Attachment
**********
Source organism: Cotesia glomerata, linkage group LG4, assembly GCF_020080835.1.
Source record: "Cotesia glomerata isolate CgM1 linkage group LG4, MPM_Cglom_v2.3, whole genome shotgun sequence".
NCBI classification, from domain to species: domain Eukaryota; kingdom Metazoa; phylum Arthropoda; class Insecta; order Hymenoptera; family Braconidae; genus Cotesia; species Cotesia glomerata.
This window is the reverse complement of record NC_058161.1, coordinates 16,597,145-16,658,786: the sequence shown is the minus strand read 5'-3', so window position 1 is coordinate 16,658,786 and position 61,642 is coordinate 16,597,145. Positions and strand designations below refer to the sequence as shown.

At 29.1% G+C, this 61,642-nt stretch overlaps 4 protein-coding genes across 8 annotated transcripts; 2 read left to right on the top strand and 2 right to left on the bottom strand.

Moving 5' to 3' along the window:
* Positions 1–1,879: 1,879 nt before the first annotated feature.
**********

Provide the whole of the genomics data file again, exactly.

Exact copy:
Source organism: Cotesia glomerata, linkage group LG4, assembly GCF_020080835.1.
Source record: "Cotesia glomerata isolate CgM1 linkage group LG4, MPM_Cglom_v2.3, whole genome shotgun sequence".
NCBI classification, from domain to species: domain Eukaryota; kingdom Metazoa; phylum Arthropoda; class Insecta; order Hymenoptera; family Braconidae; genus Cotesia; species Cotesia glomerata.
This window is the reverse complement of record NC_058161.1, coordinates 16,597,145-16,658,786: the sequence shown is the minus strand read 5'-3', so window position 1 is coordinate 16,658,786 and position 61,642 is coordinate 16,597,145. Positions and strand designations below refer to the sequence as shown.

At 29.1% G+C, this 61,642-nt stretch overlaps 4 protein-coding genes across 8 annotated transcripts; 2 read left to right on the top strand and 2 right to left on the bottom strand.

Moving 5' to 3' along the window:
* Positions 1–1,879: 1,879 nt before the first annotated feature.